The Four Horsemen of the Middle Class Apocalypse


The four horsemen of the middle class apocalypse – what does it say that we as a nation bailed out the financially wealthy too big to fail banks yet failed to bail out the middle class?

What made the U.S. the envy of the world was the belief that if you worked hard enough and had the right kind of grit and intelligence that you would be able to enjoy the fruits of your labor.  This is what built the solid middle class after World War II.  The majority of people finally had the chance to purchase a home without going into dramatic debt, to send a child to a quality public schools, and for the most part enjoy in the rising quality of life for most Americans.  The last category has been lost in the last few decades.  While incomes for the bottom 80 percent of Americans have gone stagnant income growth for those in the top 1 percent has skyrocketed.  The tools and amount of capital needed to prosper are largely out of the reach of the middle class and only the modern day oligarchy can afford to send their kids to $50,000 a year private schools without sweating it.  Does the public have at the top of their priority list a desire to keep the middle class solvent?  We bailed out the too big to fail banks under the premise that they were instrumental for our economy but the same has not been offered to the middle class.  Why is that?


Horseman #1 – Rising healthcare costs

health care costs

Source:  Kaiser Family

The cost of healthcare is far outstripping the rate of overall inflation.  This is not exactly a recipe for success with 75 million baby boomers entering retirement.  The fact that we spend more per capita on human wellbeing than any nation in the world yet produce poorer results than other industrialized nations should tell us something about our system.  The rhetoric coming from D.C. and Wall Street is troubling because it once again only protects the small group of people that have amassed most of the wealth in the country.  The rest of America is left to fend for itself or continue to payout larger and larger premiums with really no equal rise in quality.

The per capita annual income in the United States is $25,000.  How much can someone at this level afford in terms of health coverage?  Not much to be honest.  According to a recent Census study the number of Americans without health insurance is up to over 45,000,000+.  I’m certain that number is now higher given that the study was conducted at the beginning of the recession.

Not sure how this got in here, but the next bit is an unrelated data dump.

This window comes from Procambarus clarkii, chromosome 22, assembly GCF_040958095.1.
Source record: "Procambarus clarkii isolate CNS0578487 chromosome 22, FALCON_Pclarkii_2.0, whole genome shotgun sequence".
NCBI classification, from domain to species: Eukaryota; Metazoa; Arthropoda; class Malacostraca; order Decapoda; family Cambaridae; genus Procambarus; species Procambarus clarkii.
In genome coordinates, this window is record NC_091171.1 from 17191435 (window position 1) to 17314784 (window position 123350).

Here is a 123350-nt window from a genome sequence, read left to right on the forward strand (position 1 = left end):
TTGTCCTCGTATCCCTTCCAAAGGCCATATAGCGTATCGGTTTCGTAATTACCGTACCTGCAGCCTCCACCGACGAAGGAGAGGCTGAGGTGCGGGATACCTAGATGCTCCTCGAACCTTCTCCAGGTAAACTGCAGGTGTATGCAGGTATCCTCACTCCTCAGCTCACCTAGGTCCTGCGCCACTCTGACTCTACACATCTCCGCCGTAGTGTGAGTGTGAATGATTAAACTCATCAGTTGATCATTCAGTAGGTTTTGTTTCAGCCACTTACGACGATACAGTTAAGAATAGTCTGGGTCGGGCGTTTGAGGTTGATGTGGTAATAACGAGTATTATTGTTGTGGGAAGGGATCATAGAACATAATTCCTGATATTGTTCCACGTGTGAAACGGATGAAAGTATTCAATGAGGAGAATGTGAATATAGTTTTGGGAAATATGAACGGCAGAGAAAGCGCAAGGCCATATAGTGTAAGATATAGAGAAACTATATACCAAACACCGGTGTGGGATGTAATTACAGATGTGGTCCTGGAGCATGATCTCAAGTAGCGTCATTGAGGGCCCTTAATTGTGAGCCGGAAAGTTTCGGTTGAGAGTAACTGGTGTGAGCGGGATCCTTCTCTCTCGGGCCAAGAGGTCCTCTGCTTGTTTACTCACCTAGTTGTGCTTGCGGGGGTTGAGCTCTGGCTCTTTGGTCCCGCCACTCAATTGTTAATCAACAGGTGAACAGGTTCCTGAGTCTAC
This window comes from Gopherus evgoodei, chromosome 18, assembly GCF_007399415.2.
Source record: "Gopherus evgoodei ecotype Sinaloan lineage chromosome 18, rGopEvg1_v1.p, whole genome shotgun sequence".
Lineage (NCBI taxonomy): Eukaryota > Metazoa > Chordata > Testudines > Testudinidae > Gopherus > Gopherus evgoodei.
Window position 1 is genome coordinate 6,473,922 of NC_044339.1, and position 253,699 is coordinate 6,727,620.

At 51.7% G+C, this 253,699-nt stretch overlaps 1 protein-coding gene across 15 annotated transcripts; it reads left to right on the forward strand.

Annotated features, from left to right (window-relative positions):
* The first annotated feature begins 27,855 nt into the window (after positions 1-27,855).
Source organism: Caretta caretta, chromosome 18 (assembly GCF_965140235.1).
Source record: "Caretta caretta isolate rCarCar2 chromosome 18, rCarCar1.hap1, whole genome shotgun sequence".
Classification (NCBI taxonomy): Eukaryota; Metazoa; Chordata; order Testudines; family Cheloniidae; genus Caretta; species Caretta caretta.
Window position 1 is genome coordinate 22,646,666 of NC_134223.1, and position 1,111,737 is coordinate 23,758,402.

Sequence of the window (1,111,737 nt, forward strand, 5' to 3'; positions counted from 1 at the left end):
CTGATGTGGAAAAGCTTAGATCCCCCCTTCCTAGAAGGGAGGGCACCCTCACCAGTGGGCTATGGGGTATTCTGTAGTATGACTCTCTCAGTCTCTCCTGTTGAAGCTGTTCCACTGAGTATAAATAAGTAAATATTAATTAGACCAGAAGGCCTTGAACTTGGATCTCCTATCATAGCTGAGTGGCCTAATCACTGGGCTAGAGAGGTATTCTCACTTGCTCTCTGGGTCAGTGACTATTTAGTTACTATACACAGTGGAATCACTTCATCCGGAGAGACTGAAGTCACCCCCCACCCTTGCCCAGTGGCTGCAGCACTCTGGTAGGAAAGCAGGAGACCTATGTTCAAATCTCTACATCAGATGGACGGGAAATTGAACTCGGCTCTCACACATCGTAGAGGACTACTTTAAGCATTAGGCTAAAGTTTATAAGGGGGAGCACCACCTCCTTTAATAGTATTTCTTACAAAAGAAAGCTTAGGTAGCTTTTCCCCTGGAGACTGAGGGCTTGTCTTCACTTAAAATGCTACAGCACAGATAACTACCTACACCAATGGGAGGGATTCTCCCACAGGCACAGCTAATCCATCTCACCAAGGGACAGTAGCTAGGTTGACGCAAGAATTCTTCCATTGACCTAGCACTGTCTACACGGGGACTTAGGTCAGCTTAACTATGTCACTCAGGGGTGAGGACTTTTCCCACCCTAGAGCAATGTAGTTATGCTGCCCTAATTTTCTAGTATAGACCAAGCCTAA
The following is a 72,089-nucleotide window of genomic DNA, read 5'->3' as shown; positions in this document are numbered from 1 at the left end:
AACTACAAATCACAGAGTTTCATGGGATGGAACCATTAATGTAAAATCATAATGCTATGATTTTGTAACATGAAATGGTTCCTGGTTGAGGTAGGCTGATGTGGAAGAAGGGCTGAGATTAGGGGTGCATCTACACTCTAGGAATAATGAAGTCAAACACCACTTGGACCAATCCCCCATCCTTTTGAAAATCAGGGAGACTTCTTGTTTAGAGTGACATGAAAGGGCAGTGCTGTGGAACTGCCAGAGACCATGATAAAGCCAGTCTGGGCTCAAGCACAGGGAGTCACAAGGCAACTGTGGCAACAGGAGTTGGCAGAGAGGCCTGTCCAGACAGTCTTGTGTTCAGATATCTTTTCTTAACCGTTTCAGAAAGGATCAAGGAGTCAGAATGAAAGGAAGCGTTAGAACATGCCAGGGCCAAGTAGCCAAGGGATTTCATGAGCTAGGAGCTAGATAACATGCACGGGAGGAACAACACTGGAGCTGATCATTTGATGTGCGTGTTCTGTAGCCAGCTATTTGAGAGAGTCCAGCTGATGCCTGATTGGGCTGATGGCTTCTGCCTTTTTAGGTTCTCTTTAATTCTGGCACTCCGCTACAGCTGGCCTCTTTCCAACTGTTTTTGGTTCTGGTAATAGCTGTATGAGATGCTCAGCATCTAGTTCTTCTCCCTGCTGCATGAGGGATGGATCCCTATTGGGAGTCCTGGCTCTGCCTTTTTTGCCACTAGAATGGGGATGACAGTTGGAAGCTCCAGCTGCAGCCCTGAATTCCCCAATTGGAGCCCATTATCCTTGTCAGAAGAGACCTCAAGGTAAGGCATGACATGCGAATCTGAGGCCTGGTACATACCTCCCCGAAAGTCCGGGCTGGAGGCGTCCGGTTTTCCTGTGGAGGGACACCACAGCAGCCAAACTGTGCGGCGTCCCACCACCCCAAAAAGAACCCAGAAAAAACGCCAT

Horseman #2 – Cost of college


Source:  BusinessWeek

The rising cost of college and lack of income growth has pushed many students into massive amounts of debt.  Many older Americans like to talk about the days when they went to college and paid for their schooling with a part-time job.  No part-time job is going to pay for $50,000 a year in tuition (or even $20,000 at many public schools) when the average per capita income is $25,000:

Since 2000, in real terms college costs are now up by 23%

Since 2000, in real terms real pay for college graduates is down by 11%

This I find extremely troubling.  While the cost of going to college has risen by 23 percent over the last decade actual real pay for college graduates has fallen by 11 percent.  Can it be that higher education itself is in a bubble?  This is very likely.

Education is vital to having a vibrant and competitive middle class.  Yet Wall Street has allowed the banking system once again to turn this institution into a commodity meant to be traded and raided.  This is why we have many paper-mill institutions predatorily going after students and condemning them to lives of debt serfdom with a worthless piece of paper.  The working class is shrinking faster and faster as most of our manufacturing is outsourced so many are forced into becoming educated or face low pay service sector work.  In a debt based society many of these people simply go back to school thinking they will pick up a skill in a new “hot” job field.  Many simply come out with degrees and debt that put them into a deeper hole.  Many would have been better off going to a community college or trade school but many of these for-profit schools get to students first before they can go to these more affordable options (at least for now as states hemorrhage funding).

If we really value educating the population and having an intelligent middle class, then why allow this banking and government backed circus to continue?

Read the rest at My Budget 360